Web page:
Ray Liotta, the gruff blue-eyed actor who starred in movies like Goodfellas and Field of Dreams, has died at the age of 67.
The Hollywood Reporter confirmed his death directly with his representative, Jennifer Craig, who said the actor was in the midst of shooting a movie and “died in his sleep,” in the Dominican Republic.
Deadline reported that the movie he was working on is the upcoming film Dangerous Waters.
Liotta leaves behind a daughter, Karsen, and a fiancée Jacy Nittolo.
Liotta’s last post on Instagram was to promote an upcoming horror film called Cocaine Bear directed and produced by Elizabeth Banks. It will be one of the last films starring the long-time actor, whose career spans 44 years.
Liotta’s post has since been flooded with “Rest in peace” messages from fans.
The Newark, New Jersey, native was born in 1954 and adopted at age six months out of an orphanage by a township clerk and an auto parts owner. Liotta always assumed he was mostly Italian — the movies did too. But later in life while searching for his birth parents, he discovered he’s actually Scottish.
Though he grew up focused on playing sports, including baseball, during his senior year of high school, the drama teacher asked him if he wanted to be in a play, which he agreed to on a lark. Whether he knew it or not at the time, it planted a seed, though he still assumed he’d end up working construction. And later, at the University of Miami he picked drama and acting because they had no math requirement attached.
He would often say in interviews that he only started auditioning for plays because a pretty girl told him to. But it set him on a course. After graduation, he got an agent and soon he got his first big break on the soap opera Another World.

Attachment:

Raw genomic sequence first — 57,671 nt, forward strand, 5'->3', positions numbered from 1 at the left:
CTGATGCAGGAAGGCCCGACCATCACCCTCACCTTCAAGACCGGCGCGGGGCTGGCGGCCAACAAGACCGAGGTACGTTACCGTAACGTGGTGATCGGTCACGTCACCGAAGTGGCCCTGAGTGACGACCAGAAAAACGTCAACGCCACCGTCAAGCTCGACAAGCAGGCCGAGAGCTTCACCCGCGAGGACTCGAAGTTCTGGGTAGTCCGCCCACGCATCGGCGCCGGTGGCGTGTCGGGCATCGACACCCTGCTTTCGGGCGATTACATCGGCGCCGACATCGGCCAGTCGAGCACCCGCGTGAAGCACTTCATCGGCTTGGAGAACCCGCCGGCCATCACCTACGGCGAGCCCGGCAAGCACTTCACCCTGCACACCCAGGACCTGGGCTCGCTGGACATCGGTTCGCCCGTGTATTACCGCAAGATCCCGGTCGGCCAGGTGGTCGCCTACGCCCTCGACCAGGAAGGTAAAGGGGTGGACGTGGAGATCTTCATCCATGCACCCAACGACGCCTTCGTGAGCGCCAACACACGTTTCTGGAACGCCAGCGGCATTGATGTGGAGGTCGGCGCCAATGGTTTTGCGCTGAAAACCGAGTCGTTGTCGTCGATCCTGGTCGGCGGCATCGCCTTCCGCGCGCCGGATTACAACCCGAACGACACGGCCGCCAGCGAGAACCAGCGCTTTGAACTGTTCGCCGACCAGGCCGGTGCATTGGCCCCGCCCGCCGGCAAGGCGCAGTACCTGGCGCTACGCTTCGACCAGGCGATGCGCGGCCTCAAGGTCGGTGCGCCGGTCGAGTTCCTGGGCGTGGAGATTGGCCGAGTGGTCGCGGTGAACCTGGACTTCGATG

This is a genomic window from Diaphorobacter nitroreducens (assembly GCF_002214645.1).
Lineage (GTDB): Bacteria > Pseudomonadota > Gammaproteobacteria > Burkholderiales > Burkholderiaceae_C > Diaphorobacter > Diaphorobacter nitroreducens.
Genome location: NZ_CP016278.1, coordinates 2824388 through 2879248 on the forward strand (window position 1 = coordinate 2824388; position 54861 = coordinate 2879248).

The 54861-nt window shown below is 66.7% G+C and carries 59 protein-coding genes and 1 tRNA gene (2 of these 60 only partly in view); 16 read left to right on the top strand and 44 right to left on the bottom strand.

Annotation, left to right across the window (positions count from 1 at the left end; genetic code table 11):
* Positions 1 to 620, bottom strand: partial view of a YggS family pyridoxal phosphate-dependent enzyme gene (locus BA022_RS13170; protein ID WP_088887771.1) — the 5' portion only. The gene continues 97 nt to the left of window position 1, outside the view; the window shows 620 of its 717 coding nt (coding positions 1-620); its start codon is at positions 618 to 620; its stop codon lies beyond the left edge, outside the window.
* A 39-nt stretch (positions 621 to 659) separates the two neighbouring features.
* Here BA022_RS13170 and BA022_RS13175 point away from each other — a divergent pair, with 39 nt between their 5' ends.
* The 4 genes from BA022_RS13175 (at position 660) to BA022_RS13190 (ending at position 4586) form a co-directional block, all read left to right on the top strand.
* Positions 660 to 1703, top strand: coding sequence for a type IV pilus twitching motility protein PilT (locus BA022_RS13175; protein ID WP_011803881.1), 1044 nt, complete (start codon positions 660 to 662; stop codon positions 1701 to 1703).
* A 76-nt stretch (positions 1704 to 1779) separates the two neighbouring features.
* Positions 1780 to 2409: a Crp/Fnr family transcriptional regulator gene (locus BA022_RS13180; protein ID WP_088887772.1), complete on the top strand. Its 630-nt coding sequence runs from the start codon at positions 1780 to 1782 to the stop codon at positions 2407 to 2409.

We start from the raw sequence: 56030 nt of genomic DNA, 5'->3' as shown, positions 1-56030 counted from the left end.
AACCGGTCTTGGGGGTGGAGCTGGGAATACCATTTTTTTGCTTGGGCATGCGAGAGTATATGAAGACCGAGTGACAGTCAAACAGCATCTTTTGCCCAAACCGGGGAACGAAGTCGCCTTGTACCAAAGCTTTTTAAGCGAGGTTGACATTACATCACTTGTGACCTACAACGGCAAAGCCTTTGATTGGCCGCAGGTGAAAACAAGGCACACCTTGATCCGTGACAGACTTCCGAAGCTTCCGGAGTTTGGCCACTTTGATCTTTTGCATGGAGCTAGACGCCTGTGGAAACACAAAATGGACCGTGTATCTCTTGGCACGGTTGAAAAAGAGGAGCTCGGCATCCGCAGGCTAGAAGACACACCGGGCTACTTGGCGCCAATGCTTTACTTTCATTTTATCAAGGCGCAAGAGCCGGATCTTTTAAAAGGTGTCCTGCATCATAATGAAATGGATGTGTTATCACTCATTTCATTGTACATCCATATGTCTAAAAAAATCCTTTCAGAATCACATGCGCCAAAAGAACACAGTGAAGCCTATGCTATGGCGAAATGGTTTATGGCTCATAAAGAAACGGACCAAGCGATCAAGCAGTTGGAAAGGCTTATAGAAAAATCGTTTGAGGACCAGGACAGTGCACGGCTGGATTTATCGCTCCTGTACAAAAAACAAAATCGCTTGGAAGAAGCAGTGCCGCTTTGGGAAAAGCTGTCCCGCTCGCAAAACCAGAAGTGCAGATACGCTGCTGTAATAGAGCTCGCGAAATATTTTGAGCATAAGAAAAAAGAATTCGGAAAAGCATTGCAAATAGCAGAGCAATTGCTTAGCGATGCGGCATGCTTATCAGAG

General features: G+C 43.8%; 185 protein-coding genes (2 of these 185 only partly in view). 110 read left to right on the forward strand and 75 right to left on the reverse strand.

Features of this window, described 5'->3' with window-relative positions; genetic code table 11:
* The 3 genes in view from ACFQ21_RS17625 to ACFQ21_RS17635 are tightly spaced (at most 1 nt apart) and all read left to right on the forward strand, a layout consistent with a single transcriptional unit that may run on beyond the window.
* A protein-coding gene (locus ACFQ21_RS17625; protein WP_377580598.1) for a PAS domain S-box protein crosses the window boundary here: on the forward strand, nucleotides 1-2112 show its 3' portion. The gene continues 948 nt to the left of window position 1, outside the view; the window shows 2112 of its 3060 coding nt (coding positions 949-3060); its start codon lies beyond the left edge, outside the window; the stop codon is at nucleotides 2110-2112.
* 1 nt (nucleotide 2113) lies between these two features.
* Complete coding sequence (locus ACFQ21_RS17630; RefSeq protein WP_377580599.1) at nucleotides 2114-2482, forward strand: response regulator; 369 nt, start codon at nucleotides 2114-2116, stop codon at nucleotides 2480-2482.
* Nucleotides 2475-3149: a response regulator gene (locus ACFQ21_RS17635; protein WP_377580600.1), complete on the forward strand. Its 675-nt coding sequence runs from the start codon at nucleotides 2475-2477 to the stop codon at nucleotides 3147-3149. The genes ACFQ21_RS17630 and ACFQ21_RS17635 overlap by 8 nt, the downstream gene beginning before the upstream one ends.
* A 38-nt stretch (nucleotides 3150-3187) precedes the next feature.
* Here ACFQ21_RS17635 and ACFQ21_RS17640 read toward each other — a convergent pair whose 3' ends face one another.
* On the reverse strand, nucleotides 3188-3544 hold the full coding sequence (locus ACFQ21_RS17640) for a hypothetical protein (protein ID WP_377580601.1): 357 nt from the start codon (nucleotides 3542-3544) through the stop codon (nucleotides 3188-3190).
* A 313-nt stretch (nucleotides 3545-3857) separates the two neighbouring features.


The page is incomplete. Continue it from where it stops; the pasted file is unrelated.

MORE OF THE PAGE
It would take a few years for him to land his first big movie role, in Jonathan Demme’s Something Wild as Melanie Griffith’s character’s hotheaded ex-convict husband Ray. He was 30 years old at the time and hadn’t had a steady job in five years. In an interview in 1993, he told The Associated Press that he wanted to get the part on his own merits even though he knew Griffith. When that didn’t work, he “phoned Melanie.”
“I hated doing it, because that’s politics for me; calling someone to help you out. But I kind of realize that’s part of what it’s all about,” he said.
The turn earned him a Golden Globe nomination. A few years later, he would get the memorable role of the ghost of Shoeless Joe Jackson in Field of Dreams. Though it moved many to tears, it wasn’t without its critics. Liotta later recalled hearing a baseball announcer during a Mets game complain that he batted the opposite way Joe Jackson did.
His most iconic role, as real life mobster Henry Hill in Martin Scorsese’s Goodfellas came shortly after. He, and Scorsese, had to fight for it though, with multiple auditions and pleas to the studio to cast the still relative unknown.
“The thing about that movie, you know, Henry Hill isn’t that edgy of a character,” Liotta said in an interview in 2012. “It’s really the other guys who are doing all the actual killings. The one physical thing he does do, when he goes after the guy who went after Karen — you know, most audiences, they actually like him for that.”
In the same interview, he marvelled at how Goodfellas had a “life of its own” and has only grown over time.
“People watch it over and over, and still respond to it, and different ages come up, even today, teenagers come up to me and they really emotionally connect to it,” he said.
It didn’t matter the size of the role, Liotta always managed to stand out and steal scenes, whether as Johnny Depp’s father in Blow or Adam Driver’s bullish divorce lawyer in Marriage Story.
Lorraine Bracco, who played Karen Hill in Goodfellas tweeted her condolences, saying that the news “shattered” her.
Alessandro Nivola, who recently appeared with Liotta in The Sopranos prequel film The Many Saints of Newark, also expressed how lucky he felt to be able to work with the star.
Several other celebrities and co-stars also shared their condolences on social media.
— With files from Global News’ Chris Jancelewicz & Kathryn Mannie